The Matrix of Four Forms of Meditative Breath

The Matrix of Four Forms of Meditative Breath

By Ethan Indigo Smith

Contributing Writer for Wake Up World

Breath is the basis of all life. Breath is also the basis of all meditation and meditative movement. Breath is the primary manner in which we all obtain life energy. The other three in metaphysical understanding are water, food and prana or chi. The most important concept to understand about breath and meditative movement is that one moves in coordination with the breath. One moves in and out of postures with the breath and one deepens and lengthens postures in coordination with the breath. Inhalations equate to tension whereas exhalations equate to relaxation and release.

There are four important aspects of meditative breath. It is important to breathe slowly, deeply, steadily and consciously. It’s said most people breathe wrong. Most people breathe either from high, mid or low points. A complete yogi breath is a cyclical movement beginning from low point moving like a wave. Meditative movement leads to proper cyclical, complete breath.

Balanced breathing is utilized most frequently. Balanced breathing means the four parts to one breath cycle are equalized. The inhalations and exhalations are the same length of time to each other and the pause full and pause empty are the same length of time to each other too. For example 8 seconds in, 2 second pause, 8 seconds out, 2 second pause is an example of steady balanced breath. Meditation practitioners from long ago would count the breath not in seconds, but heartbeats.

Balanced breath is beneficial to balancing one’s energy, often all we need. As one masters balanced breath one can implement new patterns to enhance energy movement in four basic patterns beyond balanced breathing similar conceptually to the depiction of the Yin Yang mandala. Unlike balanced breath these forms build and release energy in specific ways. There is the enhancement and lengthening of the pause full, in/pause/out patter for building Yin energy. There is the enhancement of pause empty, in/out/pause for Yang energy. Then a pause is inserted midway between either the inhale or exhale for energy movement, in/pause/in/out for Yin and lastly in/out/pause/out for Yang.

There are innumerable variations of meditative breath, however in most all meditations awareness of the matrix of meditative breath is a primarily important perception. Some more developed meditation practitioners move beyond focus on the breath, however even masters come back to and start with the breath. For the rest of us focus on the matrix of breath can calm the distracted monkey mind that swings from vine to vine, thought to thought. Trouble in meditation equates to, in general having a full mind, perceiving the breath allows one to be alternatively mindful so as to begin and develop meditation.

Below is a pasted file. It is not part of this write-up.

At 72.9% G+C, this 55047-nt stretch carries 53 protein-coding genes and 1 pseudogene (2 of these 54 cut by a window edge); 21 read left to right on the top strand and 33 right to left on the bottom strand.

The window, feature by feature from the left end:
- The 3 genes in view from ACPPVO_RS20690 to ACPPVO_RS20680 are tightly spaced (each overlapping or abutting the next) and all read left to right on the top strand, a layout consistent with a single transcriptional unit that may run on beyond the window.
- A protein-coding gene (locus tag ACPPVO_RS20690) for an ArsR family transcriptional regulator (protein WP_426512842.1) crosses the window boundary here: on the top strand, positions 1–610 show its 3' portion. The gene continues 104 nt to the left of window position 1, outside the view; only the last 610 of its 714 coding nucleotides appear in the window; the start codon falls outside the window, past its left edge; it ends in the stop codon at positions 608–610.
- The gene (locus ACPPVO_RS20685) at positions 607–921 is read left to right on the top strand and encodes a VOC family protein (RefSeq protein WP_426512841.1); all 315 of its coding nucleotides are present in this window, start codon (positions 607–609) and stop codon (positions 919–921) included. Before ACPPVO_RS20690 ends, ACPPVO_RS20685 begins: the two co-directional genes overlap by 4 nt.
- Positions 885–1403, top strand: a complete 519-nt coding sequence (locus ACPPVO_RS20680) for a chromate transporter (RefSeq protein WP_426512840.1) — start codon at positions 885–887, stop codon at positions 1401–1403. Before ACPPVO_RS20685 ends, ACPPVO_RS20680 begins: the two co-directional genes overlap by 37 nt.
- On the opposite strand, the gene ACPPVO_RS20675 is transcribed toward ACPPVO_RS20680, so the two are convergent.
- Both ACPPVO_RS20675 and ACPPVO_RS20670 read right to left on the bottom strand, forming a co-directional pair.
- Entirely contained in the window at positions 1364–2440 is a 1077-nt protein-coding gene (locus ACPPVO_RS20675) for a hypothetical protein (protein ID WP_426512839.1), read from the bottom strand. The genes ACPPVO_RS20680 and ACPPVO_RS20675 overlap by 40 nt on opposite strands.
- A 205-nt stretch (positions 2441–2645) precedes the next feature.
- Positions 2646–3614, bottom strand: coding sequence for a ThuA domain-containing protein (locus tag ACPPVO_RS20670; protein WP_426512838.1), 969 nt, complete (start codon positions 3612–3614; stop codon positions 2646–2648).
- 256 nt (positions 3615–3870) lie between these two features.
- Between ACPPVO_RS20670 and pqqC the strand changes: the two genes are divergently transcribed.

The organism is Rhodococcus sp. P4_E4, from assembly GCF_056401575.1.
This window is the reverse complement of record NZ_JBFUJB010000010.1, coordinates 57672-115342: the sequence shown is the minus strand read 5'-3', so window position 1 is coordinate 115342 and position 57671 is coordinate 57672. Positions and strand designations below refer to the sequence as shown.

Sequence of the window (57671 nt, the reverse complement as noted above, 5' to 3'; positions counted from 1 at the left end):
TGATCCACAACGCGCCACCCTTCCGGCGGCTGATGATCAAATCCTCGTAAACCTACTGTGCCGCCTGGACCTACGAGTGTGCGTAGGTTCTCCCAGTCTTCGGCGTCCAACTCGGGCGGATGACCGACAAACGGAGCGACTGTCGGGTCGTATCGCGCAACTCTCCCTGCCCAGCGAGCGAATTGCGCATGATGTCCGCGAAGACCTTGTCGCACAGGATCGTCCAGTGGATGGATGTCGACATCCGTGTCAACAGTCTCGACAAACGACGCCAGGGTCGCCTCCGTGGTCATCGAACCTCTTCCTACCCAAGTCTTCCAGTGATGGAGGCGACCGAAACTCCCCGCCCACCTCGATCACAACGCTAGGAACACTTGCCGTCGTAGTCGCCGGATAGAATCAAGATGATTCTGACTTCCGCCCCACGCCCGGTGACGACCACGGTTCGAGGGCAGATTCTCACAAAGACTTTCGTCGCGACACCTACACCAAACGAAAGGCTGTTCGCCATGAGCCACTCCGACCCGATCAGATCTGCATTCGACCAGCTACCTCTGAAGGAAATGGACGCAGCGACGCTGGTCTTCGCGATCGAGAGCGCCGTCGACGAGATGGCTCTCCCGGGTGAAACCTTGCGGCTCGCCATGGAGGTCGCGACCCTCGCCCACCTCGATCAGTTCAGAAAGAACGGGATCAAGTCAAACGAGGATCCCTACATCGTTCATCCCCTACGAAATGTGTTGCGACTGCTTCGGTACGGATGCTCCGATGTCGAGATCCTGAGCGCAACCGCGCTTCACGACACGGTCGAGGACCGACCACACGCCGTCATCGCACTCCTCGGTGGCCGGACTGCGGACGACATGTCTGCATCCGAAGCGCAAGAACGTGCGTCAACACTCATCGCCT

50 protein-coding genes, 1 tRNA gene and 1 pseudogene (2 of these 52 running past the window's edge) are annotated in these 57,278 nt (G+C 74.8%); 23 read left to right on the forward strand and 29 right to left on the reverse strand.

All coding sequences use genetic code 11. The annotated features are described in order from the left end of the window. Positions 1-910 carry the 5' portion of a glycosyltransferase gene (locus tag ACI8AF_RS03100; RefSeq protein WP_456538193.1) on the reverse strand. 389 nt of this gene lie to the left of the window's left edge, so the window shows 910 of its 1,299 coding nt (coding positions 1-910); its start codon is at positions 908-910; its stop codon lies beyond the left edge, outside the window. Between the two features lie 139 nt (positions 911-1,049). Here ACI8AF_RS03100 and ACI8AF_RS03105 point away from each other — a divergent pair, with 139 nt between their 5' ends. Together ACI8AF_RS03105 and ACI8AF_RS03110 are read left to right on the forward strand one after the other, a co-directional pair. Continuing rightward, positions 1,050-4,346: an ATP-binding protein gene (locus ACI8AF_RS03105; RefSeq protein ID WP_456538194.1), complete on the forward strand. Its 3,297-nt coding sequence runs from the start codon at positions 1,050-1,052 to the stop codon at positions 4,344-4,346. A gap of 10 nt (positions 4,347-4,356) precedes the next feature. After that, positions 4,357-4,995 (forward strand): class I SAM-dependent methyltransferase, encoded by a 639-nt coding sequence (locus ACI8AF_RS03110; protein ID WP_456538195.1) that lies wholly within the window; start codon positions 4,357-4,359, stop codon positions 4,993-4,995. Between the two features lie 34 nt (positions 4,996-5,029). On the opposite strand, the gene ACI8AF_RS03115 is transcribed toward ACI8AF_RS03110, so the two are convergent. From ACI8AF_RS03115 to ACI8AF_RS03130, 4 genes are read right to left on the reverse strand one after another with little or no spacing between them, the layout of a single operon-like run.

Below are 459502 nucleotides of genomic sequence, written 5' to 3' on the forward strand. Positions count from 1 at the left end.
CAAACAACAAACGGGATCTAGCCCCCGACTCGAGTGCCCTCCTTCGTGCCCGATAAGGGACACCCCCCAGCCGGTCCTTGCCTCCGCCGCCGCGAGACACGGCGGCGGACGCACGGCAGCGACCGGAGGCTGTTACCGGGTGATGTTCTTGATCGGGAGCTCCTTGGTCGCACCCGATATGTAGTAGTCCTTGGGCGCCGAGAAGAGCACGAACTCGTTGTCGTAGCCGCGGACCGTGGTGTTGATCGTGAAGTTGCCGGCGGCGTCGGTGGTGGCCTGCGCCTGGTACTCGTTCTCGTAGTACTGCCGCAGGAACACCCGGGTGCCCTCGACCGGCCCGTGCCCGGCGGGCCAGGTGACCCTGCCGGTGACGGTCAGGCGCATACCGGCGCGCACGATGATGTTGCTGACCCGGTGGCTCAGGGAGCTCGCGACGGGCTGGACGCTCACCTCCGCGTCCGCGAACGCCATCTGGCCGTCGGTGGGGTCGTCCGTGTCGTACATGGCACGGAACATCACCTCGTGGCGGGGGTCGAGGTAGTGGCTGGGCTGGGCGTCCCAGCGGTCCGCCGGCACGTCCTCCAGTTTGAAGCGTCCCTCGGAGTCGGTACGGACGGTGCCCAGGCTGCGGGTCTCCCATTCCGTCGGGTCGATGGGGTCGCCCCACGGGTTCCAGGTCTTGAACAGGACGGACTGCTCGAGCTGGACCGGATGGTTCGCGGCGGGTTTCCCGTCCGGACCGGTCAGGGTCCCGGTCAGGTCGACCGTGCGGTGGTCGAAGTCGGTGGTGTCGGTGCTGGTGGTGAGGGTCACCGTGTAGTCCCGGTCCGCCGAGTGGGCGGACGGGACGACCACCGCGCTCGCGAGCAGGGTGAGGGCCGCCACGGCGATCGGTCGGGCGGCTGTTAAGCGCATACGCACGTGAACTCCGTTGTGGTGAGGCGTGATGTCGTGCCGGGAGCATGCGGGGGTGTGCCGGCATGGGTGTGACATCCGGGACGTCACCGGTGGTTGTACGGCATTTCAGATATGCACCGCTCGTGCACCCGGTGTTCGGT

Meditation is mindfulness – the fullness of mind of the present. Whether distracted or focused, whether in still or moving meditation or in daily life, simply being mindful of the breath can connect mind and body. It is especially important to simply realize the four parts to every breath cycle and the four aspects of meditative breath.

The Matrix of Four

The Matrix of Four - Ethan Indigo SmithMatrix of Four: the Philosophy of the Duality of Polarity is an exploration of our consciousness, and presents a formula to develop our consciousness and surpass the limitations of traditional political and social constructs. In this work, Ethan relates and explains correlations between the four seasons, Om and a myriad of esoteric and exoteric ideas on consciousness to inspire creative thinking and being. He also explores mathematical and philosophical concepts to engage a higher thinking and being, verified using universality and human traditions beginning with the four operations of arithmetic, referencing the four archetypal characters in Plato’s The Allegory of the Cave, and much more.

Matrix of Four: the Philosophy of the Duality of Polarity is available here on Amazon.

Previous articles by Ethan Indigo Smith:

About Ethan Indigo Smith:

Activist, author and Tai Chi teacher Ethan Indigo Smith was born on a farm in Maine and lived in Manhattan for a number of years before migrating west to Mendocino, California. Guided by a keen sense of integrity and humanity, Ethan’s work is both deeply connected and extremely insightful, blending philosophy, politics, activism, spirituality, meditation and a unique sense of humour.

Ethan’s publications include:

For more information, visit Ethan on Facebook and check out Ethan’s author page on Amazon.

 


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